Part of what it means to be an environmental scientist is to understand the causes and effects of disasters, whether that be a natural disaster like a flood or an earthquake or a human-induced hazard like a chemical spill. In my Environmental Geology
course, the environmental majors and minors spent the last six weeks or so of the semester discussing exactly this. How can our communities adequately prepare for disasters and when they do happen, how should we react to minimize the harm?
We are understandably concerned about the terrible chemical spill that happened in East Palestine, Ohio, earlier this month. The images on the news showed billowing plumes of jet black smoke, flames shooting out of the wreckage, and emergency environmental
workers chest-deep in water-deploying equipment intended to reduce the spread of the chemicals in the environment.
The chemicals did escape into the area: in the air, the water and the soil. These substances included vinyl chloride, butyl acrylate, ethylhexyl acrylate and ethylene glycol monobutyl ethers. This toxic alphabet soup includes chemicals known to severely
harm human health. There are still many unknowns about what kind of long-term effects the release of chemicals will have to the natural environment and the people of East Palestine.
Here in Louisville, many have questions about whether the release of these chemicals nearly 400 miles away would have any impact on us, especially on our drinking water. The East Palestine area is part of the broader Ohio River watershed, meaning that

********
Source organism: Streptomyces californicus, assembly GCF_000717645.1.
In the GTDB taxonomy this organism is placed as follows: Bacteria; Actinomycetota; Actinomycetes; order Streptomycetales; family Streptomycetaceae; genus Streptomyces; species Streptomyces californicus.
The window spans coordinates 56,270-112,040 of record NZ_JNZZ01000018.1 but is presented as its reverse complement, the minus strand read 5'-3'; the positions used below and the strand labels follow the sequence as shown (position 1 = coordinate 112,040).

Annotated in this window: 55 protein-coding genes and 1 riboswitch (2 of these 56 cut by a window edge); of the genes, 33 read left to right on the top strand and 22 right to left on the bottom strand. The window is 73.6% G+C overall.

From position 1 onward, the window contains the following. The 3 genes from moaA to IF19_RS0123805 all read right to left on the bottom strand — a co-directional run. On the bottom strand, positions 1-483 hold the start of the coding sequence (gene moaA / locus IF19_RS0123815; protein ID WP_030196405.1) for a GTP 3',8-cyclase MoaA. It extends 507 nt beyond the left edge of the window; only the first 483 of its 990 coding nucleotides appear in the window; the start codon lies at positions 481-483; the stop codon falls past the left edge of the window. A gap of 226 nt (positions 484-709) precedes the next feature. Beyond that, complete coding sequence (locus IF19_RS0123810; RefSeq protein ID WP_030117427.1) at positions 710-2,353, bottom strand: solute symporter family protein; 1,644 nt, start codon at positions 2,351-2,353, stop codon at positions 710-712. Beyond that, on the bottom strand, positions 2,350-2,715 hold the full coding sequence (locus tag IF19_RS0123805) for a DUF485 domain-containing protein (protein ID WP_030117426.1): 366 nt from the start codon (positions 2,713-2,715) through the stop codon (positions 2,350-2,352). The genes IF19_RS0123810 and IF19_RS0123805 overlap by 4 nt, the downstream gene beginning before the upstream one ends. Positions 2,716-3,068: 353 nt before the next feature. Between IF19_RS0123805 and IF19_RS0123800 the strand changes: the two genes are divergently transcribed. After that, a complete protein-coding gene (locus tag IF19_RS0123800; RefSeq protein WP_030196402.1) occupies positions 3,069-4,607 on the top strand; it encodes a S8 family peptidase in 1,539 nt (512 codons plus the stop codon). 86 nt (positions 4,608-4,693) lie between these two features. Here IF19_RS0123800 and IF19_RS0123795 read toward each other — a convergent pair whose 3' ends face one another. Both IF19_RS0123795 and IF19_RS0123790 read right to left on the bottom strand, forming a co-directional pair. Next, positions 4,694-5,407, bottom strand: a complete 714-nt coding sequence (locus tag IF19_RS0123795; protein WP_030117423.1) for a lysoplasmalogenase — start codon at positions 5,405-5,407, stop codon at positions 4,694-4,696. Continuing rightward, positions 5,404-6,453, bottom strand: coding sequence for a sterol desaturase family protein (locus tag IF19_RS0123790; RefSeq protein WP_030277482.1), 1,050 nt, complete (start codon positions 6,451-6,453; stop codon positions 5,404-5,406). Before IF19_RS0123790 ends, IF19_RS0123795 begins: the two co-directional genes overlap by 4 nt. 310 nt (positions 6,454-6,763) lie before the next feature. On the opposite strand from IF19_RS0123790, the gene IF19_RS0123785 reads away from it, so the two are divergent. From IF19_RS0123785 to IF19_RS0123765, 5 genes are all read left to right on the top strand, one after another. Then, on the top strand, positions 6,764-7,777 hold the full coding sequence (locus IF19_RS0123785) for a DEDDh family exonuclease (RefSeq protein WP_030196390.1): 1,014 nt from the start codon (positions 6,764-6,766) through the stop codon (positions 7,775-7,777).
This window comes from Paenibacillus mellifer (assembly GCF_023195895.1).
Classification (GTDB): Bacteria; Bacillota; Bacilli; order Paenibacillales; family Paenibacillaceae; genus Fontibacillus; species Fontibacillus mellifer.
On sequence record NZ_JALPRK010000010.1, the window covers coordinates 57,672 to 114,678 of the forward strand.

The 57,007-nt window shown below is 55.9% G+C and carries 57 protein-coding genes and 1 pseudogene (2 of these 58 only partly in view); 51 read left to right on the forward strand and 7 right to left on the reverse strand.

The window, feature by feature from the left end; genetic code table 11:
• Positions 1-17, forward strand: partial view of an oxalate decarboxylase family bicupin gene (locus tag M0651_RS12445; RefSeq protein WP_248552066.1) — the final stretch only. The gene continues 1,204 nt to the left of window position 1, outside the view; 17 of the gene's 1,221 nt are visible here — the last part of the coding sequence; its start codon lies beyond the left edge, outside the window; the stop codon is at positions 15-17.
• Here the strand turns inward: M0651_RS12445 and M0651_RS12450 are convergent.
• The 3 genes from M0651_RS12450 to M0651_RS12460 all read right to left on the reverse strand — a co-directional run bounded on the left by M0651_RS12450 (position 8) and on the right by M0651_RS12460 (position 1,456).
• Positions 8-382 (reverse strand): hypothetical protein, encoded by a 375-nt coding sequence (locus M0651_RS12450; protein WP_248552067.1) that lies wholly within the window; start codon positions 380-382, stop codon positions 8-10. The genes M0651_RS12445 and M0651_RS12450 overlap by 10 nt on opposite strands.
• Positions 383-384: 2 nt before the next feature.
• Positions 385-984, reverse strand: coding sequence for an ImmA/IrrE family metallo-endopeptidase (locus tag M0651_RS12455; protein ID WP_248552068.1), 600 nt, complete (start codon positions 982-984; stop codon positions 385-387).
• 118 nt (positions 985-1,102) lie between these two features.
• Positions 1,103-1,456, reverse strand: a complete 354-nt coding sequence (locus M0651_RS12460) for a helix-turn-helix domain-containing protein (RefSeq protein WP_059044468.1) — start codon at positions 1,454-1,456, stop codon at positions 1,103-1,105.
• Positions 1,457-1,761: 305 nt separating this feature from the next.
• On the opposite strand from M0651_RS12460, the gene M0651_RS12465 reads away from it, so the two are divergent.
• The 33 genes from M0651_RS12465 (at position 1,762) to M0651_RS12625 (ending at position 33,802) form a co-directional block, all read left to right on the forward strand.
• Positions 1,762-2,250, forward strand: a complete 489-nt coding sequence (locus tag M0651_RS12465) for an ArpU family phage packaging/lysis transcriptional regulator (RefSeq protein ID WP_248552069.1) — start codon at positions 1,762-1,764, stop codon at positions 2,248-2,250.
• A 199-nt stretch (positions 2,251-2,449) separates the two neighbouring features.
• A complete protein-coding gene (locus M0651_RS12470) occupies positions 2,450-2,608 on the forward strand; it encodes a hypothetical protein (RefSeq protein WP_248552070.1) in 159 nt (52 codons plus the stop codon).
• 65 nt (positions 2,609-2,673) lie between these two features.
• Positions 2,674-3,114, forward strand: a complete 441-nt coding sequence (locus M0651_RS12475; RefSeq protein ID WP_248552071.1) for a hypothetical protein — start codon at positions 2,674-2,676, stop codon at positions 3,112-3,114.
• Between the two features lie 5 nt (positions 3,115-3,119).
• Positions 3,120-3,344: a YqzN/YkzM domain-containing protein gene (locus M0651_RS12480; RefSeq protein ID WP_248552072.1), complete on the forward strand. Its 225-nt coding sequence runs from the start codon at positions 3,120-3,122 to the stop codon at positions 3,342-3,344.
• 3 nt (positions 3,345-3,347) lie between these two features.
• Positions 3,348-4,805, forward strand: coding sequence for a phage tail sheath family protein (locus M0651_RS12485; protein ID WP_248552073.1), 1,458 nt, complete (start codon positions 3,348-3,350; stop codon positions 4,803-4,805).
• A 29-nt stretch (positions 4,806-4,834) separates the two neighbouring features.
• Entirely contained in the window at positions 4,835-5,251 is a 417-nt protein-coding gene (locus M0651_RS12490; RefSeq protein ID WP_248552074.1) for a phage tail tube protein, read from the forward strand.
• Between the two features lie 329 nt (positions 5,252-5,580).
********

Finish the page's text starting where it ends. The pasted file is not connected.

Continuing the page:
any contaminated streams in the area would ultimately flow into the Ohio and eventually to the Mississippi River and out to the Gulf of Mexico.
So the question is: who is at risk from this chemical spill? Certainly the communities close to East Palestine should be concerned. It will take time to understand the level of contamination that remains in the environment, especially bound to sediment
and soil. Questions also remain about the amount of exposure that local residents received in the minutes, hours and days following the derailment and what that will mean for their short-term and long-term health.
In Louisville, we are not at risk of harm. The chemicals that made it into the waterways traveled past Louisville on Feb. 20, however they were so diluted that they were not detected at all. The recent rainfall in the region also provided dilution within the watershed, lowering the concentration even more.
The Louisville Water Company, the entity responsible for supplying our clean drinking water is responsible for testing the water supply on average 200 times a day and must adhere to extremely strict standards. Any water extracted from the river or the underlying Ohio River Aquifer goes through extensive filtration and treatment before it is ready for human consumption. In fact, we are very fortunate in Louisville,
we have extremely high quality, award-winning tap water.
Not every community in the U.S. can claim the same.
My family drinks tap water in Louisville without any additional filtration and will continue to do so. Knowing what I know about the quality of water treatment in Louisville, I have much more confidence in our tap water than I do in commercial bottled
water. The vast majority of bottled water is just filtered tap water and introduces additional environmental problems like the the
single-use plastics in the bottles and the fossil fuels necessary for its manufacture and transport. So don’t worry, enjoy the tap water and be thankful for the great work of the Louisville Water Company!
By Dr. Kate Bulinski
, Associate Professor, Department of Environmental Studies
Photo Caption: These pictures were taken when students from the Introduction to Environmental Science course visited the Louisville Water Company to learn about our area's water treatment processes and facilities.